World-tilting invisible history

Dear President Biden,

I think I told you a few months ago that I was reading James Loewen’s book Lies My Teacher Told Me, a world-tilting treatise on how American history is so thoroughly white- (and male-) washed as to wholly misrepresent how our country came into existence and the forces that shaped and continue to shape it (a synopsis is linked here). Well, now I’m reading the 2018 version of his book Sundown Towns: A Hidden Dimension of American Racism (the publisher’s overview is here) and I’m finding it at least as world-tilting as Lies.

I’ve borrowed it from the library and am reading it on my Kindle and the little progress indicator says I’m only 16% of the way through when it feels as though I’ve already picked up seventeen thousand tons of heaviness. The idea that I’m less than a fifth of the way through is daunting.

You know what a sundown town is – right? As president you better but since I’m finding that knowledge of this hidden dimension of American racism is hit or miss I’ll briefly tell you so that I can be sure you know what I’m talking about. Sundown towns are villages, towns, cities, suburbs – even entire counties and states – that have or had formal or informal exclusionary policies to keep certain people from living within their bounds. They mostly apply to Black, Chinese, Mexican, and Jewish people (who specifically was/is excluded varies quite a bit by geographic region). Many such towns had signs posted on the main roads in that warned Black people (mostly) that they had better not be within the town limits when the sun went down. Some had sirens that sounded at 6pm to signal when Blacks needed to be gone.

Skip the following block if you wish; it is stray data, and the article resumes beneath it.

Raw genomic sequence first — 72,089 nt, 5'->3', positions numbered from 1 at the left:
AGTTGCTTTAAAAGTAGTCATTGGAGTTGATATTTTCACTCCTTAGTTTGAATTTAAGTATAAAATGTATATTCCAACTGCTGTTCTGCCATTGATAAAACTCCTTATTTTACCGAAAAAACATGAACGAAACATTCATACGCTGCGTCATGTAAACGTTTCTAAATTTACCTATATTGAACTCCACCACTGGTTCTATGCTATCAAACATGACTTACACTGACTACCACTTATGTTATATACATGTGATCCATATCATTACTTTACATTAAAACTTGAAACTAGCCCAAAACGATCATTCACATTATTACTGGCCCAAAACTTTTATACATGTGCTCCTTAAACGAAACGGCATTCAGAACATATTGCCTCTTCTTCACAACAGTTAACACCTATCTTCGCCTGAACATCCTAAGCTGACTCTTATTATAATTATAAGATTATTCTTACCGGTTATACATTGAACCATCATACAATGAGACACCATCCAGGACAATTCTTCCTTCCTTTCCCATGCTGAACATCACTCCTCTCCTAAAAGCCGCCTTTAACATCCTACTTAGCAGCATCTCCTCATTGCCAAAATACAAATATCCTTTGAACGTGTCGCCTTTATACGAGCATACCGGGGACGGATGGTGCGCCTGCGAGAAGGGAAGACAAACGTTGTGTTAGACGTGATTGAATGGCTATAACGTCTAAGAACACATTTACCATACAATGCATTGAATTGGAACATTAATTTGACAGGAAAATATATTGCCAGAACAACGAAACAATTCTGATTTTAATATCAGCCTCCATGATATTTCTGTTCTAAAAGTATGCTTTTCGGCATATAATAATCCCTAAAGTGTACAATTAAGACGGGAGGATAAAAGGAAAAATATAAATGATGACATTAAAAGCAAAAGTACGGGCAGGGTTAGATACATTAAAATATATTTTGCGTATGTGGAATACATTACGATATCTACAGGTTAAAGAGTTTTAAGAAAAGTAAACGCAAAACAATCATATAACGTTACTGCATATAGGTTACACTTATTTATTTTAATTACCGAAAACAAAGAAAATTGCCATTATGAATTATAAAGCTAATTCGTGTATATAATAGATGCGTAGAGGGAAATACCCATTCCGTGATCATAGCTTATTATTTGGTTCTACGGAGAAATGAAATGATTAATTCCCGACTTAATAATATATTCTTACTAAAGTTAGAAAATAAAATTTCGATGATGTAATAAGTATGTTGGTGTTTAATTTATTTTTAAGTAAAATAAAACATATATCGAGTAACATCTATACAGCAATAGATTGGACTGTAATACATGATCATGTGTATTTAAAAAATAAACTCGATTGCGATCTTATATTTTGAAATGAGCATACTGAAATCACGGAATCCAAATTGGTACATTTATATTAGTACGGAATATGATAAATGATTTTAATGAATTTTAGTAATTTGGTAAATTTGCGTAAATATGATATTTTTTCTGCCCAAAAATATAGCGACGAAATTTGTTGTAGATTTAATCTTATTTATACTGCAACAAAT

Loewen briefly takes us through our history from the end of slavery through Reconstruction and (so far) into the Nadir of race relations. He uses Census data to illustrate how Black Americans were widely dispersed throughout the country, living in small rural places across the North and West as well as in larger towns and cities during Reconstruction, and then how during the Nadir, when White people’s racism steadily ratcheted up, they were driven out of smaller communities and forced into what essentially became segregated cities/ghettoes.

I could pretty easily stay up in my head explaining this stuff until sundown but that’s not really what feels important right now. Rather, what feels important is to convey the sense of the awful stew of shitty emotions all of this has stirred up. I’ve known about redlining, racist housing covenants, and racist dispersal of GI benefits for a while now and each of those revelations definitely rocked my world, but the reality that in thousands of towns (villages, cities, suburbs, counties – entire states [Oregon]) White citizens banded together to make their spaces White, largely through violence and intimidation. And the fact that I didn’t know all of this this is extremely unsettling – and upsetting.

It’s a “the air we breathe” problem on steroids. It’s so ubiquitous that we can’t see it – even some Black people I’ve checked with don’t know what sundown towns are so it’s not just White people who are (mostly) oblivious.

The other day Laura likened all this new seeing to how hard the windshield wipers have to work when you’re following a big truck through muddy slushy stuff that coats the windshield and how you have to keep the wipers on to have a prayer of seeing clearly. What we didn’t talk about is how harrowing it feels trying to navigate safely under such conditions, how much easier it would be to pull over to the side and wait until things settle down. But of course, who gets to be inside the proverbial car with the choice whether to park it and wait out the storm, or maybe take a detour around it, has everything to do with White privilege, doesn’t it?

And so I persist.

May we all have safe, healthy places to live.
May we all be willing to dig deeper to see just how systemic systemic racism truly is.
May we all (who need to) have the strength to get over ourselves, and stop pretending America isn’t racist to its core.
May we accept that a country predicated on lies, oppressive violence, and exclusion cannot ever be ok (let alone great) unless it undertakes a real truth and reconciliation process.

Tracy Simpson

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